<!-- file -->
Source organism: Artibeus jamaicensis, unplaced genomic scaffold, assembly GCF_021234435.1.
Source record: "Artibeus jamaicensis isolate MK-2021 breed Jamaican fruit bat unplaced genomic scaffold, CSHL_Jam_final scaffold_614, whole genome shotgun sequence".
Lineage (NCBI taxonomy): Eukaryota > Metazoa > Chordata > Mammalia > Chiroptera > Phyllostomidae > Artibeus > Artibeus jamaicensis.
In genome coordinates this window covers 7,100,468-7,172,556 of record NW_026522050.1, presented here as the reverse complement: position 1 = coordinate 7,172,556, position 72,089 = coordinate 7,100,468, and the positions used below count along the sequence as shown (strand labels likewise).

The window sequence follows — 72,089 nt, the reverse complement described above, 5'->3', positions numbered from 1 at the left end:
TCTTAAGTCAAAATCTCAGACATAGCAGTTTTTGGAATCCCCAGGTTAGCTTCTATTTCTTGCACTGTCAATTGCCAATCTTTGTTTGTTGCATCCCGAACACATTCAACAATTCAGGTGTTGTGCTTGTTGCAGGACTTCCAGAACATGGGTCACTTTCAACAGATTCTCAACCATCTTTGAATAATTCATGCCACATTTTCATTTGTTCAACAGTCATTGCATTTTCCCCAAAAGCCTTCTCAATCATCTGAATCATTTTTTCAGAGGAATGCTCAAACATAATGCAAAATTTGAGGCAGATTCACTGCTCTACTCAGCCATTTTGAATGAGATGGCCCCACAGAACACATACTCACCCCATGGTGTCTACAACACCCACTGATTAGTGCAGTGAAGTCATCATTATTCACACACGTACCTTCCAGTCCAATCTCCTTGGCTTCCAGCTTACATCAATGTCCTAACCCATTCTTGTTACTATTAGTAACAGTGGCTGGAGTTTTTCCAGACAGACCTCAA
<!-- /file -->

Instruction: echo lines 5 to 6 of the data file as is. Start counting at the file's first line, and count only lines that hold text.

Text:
The window sequence follows — 72,089 nt, the reverse complement described above, 5'->3', positions numbered from 1 at the left end:
TCTTAAGTCAAAATCTCAGACATAGCAGTTTTTGGAATCCCCAGGTTAGCTTCTATTTCTTGCACTGTCAATTGCCAATCTTTGTTTGTTGCATCCCGAACACATTCAACAATTCAGGTGTTGTGCTTGTTGCAGGACTTCCAGAACATGGGTCACTTTCAACAGATTCTCAACCATCTTTGAATAATTCATGCCACATTTTCATTTGTTCAACAGTCATTGCATTTTCCCCAAAAGCCTTCTCAATCATCTGAATCATTTTTTCAGAGGAATGCTCAAACATAATGCAAAATTTGAGGCAGATTCACTGCTCTACTCAGCCATTTTGAATGAGATGGCCCCACAGAACACATACTCACCCCATGGTGTCTACAACACCCACTGATTAGTGCAGTGAAGTCATCATTATTCACACACGTACCTTCCAGTCCAATCTCCTTGGCTTCCAGCTTACATCAATGTCCTAACCCATTCTTGTTACTATTAGTAACAGTGGCTGGAGTTTTTCCAGACAGACCTCAA